WBUR is reporting that the nine-state Regional Greenhouse Gas Initiative consortium has settled on a proposed update to the cap-and-trade program that would call for a 30 percent reduction in carbon pollution from the region’s power plants by 2030.
The proposed changes would set a regional cap of 75,147,784 tons of carbon dioxide emissions in 2021 and then reduce that cap by about 3 percent per year, resulting in 2030 emissions 30 percent below 2020 levels, according to RGGI. The proposal also makes changes to RGGI’s emissions allowance auctions for power generators.
“The bipartisan agreement announced today by the Regional Greenhouse Gas Initiative demonstrates the collaborative regional approach to addressing climate change in the Northeast and Mid-Atlantic, and positions Massachusetts and other member states to meet important greenhouse gas reduction targets,” Massachusetts Department of Environmental Protection Commissioner Martin Suuberg said in a statement Wednesday.
The 2008 Global Warming Solutions Act requires Massachusetts to achieve greenhouse gas emissions reductions of 25 percent below 1990 emissions levels by 2020 and a reduction of at least 80 percent by 2050.
As of 2014, the state had reduced emissions by 21.3 percent from 1990s levels, according to the most recent data available from DEP.
Gov. Deval Patrick, with support from the Legislature, entered Massachusetts into the regional RGGI compact shortly after he took office in 2007, touting the voluntary, market-based regulatory program’s ability to reduce greenhouse gas emissions and provide funds for energy efficiency investments. The agreement set carbon reduction goals for the region through 2020, but requires an extension to keep the program running beyond that.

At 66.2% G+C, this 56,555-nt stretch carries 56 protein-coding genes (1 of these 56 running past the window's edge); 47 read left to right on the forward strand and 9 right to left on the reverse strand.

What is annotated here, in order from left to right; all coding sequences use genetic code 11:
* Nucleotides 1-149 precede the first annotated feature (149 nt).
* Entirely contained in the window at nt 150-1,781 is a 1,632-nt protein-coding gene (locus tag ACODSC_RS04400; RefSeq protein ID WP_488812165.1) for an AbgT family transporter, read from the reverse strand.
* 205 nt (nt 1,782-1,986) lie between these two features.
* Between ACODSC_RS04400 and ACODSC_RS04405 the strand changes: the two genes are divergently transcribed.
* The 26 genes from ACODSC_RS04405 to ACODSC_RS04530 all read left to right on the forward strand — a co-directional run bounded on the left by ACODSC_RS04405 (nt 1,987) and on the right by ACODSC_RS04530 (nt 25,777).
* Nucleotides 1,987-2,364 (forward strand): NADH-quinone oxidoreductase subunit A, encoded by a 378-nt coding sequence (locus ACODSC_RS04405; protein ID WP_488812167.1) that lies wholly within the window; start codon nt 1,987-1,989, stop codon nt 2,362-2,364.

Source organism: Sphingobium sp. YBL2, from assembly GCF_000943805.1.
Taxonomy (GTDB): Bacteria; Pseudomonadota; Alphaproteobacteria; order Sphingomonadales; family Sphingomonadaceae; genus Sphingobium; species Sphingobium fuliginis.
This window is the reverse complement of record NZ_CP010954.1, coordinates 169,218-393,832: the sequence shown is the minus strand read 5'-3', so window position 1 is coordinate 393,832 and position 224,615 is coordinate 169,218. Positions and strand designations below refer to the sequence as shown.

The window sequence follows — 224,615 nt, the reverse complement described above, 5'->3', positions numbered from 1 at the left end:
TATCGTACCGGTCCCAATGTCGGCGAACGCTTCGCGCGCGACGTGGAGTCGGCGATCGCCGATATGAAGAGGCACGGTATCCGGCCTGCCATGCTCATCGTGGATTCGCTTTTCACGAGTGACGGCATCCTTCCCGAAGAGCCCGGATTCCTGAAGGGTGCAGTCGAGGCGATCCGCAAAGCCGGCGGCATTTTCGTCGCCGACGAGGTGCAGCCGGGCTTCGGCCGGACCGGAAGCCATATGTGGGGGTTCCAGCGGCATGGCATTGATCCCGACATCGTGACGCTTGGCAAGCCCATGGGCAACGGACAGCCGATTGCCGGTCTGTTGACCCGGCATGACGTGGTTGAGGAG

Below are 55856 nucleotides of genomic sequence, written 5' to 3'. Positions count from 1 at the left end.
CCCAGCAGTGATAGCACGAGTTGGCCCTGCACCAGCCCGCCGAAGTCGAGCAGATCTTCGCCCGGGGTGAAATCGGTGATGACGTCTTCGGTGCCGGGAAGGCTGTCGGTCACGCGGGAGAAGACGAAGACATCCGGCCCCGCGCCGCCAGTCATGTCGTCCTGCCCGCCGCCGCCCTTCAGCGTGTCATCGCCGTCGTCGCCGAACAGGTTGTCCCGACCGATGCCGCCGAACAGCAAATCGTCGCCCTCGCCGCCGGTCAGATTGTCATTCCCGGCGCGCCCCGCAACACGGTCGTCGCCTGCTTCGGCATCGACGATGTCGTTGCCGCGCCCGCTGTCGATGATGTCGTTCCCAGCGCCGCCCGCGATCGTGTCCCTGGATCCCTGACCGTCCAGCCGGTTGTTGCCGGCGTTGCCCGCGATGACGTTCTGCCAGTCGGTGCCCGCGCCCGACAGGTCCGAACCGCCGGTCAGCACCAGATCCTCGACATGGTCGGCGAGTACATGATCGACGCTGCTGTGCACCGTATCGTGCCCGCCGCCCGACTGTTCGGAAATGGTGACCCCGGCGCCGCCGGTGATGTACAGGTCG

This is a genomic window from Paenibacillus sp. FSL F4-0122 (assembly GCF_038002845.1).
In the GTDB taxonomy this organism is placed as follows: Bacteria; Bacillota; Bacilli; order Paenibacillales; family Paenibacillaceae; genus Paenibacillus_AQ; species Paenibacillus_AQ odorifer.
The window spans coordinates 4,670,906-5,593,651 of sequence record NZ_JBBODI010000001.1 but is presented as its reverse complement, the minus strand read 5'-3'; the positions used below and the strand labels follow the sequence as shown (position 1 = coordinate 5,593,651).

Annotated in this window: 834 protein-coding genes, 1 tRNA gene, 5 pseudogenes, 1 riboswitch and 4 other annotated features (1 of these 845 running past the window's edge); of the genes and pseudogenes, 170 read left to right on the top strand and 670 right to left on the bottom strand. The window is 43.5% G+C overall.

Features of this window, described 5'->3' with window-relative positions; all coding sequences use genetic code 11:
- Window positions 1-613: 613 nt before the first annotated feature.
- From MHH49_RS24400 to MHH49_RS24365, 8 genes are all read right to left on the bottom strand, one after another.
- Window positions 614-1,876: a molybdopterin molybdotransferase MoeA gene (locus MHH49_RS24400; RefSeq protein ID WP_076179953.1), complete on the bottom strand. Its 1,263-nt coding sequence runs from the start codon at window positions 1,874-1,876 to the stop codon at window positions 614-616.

The Sierra Club said RGGI has been an “unquestioned success” since it began, helping New England and the mid-Atlantic outpace the rest of the country in carbon emissions reduction, contributing to a 3.4 percent reduction in electricity rates, and supporting $2.7 billion in regional economic growth.
The Conservation Law Foundation said RGGI has “resulted in a multitude of benefits, including creating thousands of jobs, saving customers more than $600 million on their energy bills, and preventing thousands of asthma attacks.”
Basil Seggos, the commissioner of New York’s Department of Environmental Conservation, said that by 2030, with the changes proposed Wednesday, “the RGGI states will have reduced the emissions cap 65 percent from 2009 levels, far ahead of goals set in the Clean Power Plan or the Paris Climate Accord.”
The nine RGGI states will seek public comments on the proposal at a hearing in Baltimore on Sept. 25. Then the group will conduct additional economic analysis, publish a revised proposal, and each individual state must follow its own statutes to implement the new RGGI plan.
Though many environmental groups were supportive of the new RGGI proposal, there had been lobbying efforts to get the states to agree to more aggressive emission reductions. In February, more than 130 state lawmakers, academics and business leaders sent a letter to Gov. Charlie Baker urging him to push the other RGGI states to agree to an annual 5 percent reduction in the carbon dioxide cap, which would have represented a doubling of the current rate of decline.